“Mad Men’s” domination was no surprise to critics and viewers, though — its hot streak was expected to continue, as were many other frequently-acclaimed shows. Among them:
• “Downton Abbey” earned nominations for many of its cast members, as well as for art direction, casting, costumes, directing, editing, hair, musical score, sound mixing and writing. Celebritology’s Jen Chaney imagined how the cast was celebrating its 16 nominations:
“Anna and Mr. Bates of ‘Downton Abbey,’ also known as the actors Joanne Froggatt and Brendan Coyle, finally got some much deserved good news this morning: They were nominated for Emmy Awards. I like to imagine that they commemorated the moment in classic Anna/Mr. Bates fashion: by making adorable, demure faces at each other, then celebrating their love with a chaste but deeply satisfying kiss.
“Downton” also made the transition from miniseries to full-fledged drama this year, which puts it amid steeper competition — it’s up against “Mad Men.” Wrote DeMoraes: “It may be small consolation for ‘Downton’” and PBS, but the elegant soap is considered by many to have the best chance of toppling ‘Mad Men.’
• “American Horror Story’s” decision to place itself in the miniseries category paid off, with the show tying ”Mad Men” at 17 nominations. It earned nods for best miniseries, best actress (Connie Britton), supporting actress (Jessica Lange and Frances Conroy) and the technical categories of editing, make-up, prosthetic make-up, hair, casting, opening titles, art direction (two in this category), costumes, sound editing, sound mixing and stunt coordination.
Wrote Chaney: “Their argument: As an ‘anthology’ series, one that will reboot itself in season two with all new characters, it could be considered a miniseries and a drama. Emmy bought that argument, allowing ‘AHS’ to compete in a (slightly) less competitive field than the best drama race.”
• “Breaking Bad’s” Bryan Cranston is back in the game, after missing last year’s Emmy Awards due to the show not having aired during the eligibility period. Wrote DeMoraes: “Cranston has won this derby every year he’s been eligible” — which does not bode well for Jon Hamm’s chances for an acting award for “Mad Men.”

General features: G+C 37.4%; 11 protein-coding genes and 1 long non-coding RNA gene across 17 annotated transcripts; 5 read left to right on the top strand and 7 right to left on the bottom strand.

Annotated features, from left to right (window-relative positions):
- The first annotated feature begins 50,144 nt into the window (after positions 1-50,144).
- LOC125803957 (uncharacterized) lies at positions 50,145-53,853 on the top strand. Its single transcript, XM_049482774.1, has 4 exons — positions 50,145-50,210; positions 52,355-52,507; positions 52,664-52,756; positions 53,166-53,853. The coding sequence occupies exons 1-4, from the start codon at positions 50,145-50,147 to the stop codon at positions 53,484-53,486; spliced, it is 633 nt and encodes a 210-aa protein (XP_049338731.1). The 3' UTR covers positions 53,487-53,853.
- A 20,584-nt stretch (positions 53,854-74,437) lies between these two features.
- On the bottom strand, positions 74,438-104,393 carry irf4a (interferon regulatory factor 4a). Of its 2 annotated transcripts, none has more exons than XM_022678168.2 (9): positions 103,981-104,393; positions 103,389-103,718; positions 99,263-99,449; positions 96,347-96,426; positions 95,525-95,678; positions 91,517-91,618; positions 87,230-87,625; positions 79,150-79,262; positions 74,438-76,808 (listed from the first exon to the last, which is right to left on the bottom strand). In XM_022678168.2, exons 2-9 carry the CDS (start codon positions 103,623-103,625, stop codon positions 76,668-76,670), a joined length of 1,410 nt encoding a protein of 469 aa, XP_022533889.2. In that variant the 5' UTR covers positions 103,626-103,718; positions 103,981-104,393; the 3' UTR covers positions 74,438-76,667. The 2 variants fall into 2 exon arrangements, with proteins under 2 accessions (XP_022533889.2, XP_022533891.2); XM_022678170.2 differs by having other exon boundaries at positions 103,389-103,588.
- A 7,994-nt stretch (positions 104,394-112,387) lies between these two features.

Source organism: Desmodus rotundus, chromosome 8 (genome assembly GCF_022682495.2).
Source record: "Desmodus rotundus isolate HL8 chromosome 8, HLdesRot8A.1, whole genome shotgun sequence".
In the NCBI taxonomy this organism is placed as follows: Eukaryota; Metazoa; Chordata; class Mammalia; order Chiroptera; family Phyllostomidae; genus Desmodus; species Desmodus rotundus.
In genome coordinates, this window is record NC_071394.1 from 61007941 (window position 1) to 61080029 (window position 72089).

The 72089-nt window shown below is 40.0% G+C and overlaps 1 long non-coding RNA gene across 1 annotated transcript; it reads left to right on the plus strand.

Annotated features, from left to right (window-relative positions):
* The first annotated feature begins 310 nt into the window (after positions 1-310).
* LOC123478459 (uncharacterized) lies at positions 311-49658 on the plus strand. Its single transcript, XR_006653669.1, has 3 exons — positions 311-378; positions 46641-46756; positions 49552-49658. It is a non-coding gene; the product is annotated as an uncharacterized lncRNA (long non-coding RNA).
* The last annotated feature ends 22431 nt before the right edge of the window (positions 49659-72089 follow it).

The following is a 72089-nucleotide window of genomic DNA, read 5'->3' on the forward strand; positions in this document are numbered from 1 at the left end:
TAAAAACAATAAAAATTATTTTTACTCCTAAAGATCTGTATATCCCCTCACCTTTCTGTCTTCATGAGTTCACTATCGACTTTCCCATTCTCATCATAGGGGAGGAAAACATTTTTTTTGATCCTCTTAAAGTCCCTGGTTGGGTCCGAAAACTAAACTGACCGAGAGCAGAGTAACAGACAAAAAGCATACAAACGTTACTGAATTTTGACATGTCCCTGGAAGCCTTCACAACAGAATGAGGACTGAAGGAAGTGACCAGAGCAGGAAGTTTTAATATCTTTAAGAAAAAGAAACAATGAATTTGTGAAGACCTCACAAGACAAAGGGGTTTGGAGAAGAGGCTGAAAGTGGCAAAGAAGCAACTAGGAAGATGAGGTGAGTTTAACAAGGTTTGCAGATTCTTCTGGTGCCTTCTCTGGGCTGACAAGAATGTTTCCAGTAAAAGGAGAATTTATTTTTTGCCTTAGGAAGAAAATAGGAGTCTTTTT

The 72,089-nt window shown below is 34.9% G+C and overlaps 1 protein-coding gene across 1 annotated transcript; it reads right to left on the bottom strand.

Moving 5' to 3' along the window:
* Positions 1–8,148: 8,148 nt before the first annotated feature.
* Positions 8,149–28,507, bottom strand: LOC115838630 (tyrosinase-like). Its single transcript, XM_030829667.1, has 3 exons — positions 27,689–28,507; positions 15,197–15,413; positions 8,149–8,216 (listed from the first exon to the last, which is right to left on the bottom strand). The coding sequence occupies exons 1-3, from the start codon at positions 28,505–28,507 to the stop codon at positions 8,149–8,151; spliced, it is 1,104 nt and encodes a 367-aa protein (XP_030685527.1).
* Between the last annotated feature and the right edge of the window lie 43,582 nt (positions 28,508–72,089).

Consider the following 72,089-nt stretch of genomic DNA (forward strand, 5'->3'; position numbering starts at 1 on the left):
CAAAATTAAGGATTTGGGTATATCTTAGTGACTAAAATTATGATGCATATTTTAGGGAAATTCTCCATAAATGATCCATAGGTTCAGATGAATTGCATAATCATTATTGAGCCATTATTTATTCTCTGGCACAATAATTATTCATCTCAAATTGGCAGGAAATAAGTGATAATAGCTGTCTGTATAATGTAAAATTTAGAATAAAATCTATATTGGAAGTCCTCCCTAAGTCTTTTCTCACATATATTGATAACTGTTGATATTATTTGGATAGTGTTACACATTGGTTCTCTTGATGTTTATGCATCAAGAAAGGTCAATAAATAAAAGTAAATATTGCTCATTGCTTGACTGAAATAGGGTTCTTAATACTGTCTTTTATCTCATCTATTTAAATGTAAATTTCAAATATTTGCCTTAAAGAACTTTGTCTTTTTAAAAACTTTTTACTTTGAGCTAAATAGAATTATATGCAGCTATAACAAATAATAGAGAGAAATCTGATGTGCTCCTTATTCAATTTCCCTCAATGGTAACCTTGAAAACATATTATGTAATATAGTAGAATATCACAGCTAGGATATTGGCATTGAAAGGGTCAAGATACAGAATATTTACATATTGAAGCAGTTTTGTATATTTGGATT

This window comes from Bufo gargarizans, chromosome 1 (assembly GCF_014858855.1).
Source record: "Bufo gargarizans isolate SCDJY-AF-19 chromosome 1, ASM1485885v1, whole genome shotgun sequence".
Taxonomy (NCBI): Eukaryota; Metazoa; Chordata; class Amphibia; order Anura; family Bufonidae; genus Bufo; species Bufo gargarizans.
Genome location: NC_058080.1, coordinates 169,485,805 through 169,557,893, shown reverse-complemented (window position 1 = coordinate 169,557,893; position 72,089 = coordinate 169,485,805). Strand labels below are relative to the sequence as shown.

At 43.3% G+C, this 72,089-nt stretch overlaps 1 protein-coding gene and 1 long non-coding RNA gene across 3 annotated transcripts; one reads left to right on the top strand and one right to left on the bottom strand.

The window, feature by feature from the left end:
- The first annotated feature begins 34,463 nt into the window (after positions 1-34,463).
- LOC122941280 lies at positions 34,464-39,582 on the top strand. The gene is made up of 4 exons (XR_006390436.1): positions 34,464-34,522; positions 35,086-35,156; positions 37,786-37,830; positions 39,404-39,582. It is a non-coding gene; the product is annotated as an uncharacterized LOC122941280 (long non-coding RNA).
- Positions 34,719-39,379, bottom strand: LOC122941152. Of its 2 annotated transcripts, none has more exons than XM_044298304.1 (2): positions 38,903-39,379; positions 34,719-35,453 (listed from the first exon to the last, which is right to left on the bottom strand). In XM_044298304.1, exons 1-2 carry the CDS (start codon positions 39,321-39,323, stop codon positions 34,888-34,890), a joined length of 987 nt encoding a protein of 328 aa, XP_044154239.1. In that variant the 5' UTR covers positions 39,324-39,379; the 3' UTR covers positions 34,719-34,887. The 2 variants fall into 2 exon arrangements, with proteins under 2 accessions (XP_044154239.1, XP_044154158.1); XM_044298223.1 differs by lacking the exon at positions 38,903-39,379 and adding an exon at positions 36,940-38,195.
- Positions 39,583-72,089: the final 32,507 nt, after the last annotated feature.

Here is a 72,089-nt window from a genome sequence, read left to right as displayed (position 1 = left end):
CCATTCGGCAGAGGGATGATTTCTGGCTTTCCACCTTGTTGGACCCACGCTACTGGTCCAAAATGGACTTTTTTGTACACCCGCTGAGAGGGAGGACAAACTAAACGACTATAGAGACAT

• “Game Change,” the dramatization of the 2008 presidential election and Sen. John McCain’s decision to choose Sarah Palin as his running mate, earned nods for Julianne Moore as Palin, as well as best miniseries.
You can see the full list of Emmy nominations in the TV Column.
Among the surprises:
• Not in regard to the nominations, but rather, the nomination announcement event: Nick Offerman, of “Parks & Recreation,” was supposed to read the nominees with Kerry Washington, but had to bail at the last minute due to weather-related travel delays. No worries: Jimmy Kimmel, who is also hosting the awards ceremony on Sept. 23, stepped in, and delivered the list of nominees in his pajamas. Kimmel was also nominated for the first time for his late-night show. Wrote DeMoraes:
“Should I give a speech now?” cracked Kimmel, wearing pajamas, Thursday morning.
“The Emmys should be spelled ‘M-E’, cause that what this is all about,” the still-pajamed Kimmel said in an interview after the nominees were unveiled.
Kimmel said, as expected, that it was an honor to be nominated for the first time for his ABC late night show, adding, of his fellow competitors in that category, “I think they all stink. I don’t like any of them.”
• Jeff Probst, who has won the Emmy for reality competition host every year since the category began, was edged out by Betty White for NBC’s “Betty White’s Off Their Rockers.”
Wrote De Moraes:
“Additionally, Probst’s reality show ‘Survivor’ is not in the running this year for best reality competition series, but NBC’s singing competish, ‘The Voice,’ is. (Nor was the country’s most popular reality show, ‘American Idol.’)
• “Girls,” HBO’s new show about underemployed and overeducated Brooklyn Millennials, became a breakout hit, earning its first Emmy nominations. The show was nominated for best comedy, with a best actress nod for writer/star Lena Dunham, and nominations for her writing, as well.
• This year also featured a rare posthumous Emmy nomination — this one for Kathryn Joosten, who played nosy but ultimately likable neighbor Karen McCluskey on “Desperate Housewives.” This brings her into the company of Farrah Fawcett, who was nominated for her documentary “Farrah’s Story” three weeks after her death, and Diana Hyland, who won an Emmy for outstanding performance by a supporting actress in a TV special for “The Boy in the Plastic Bubble” after her 1977 death.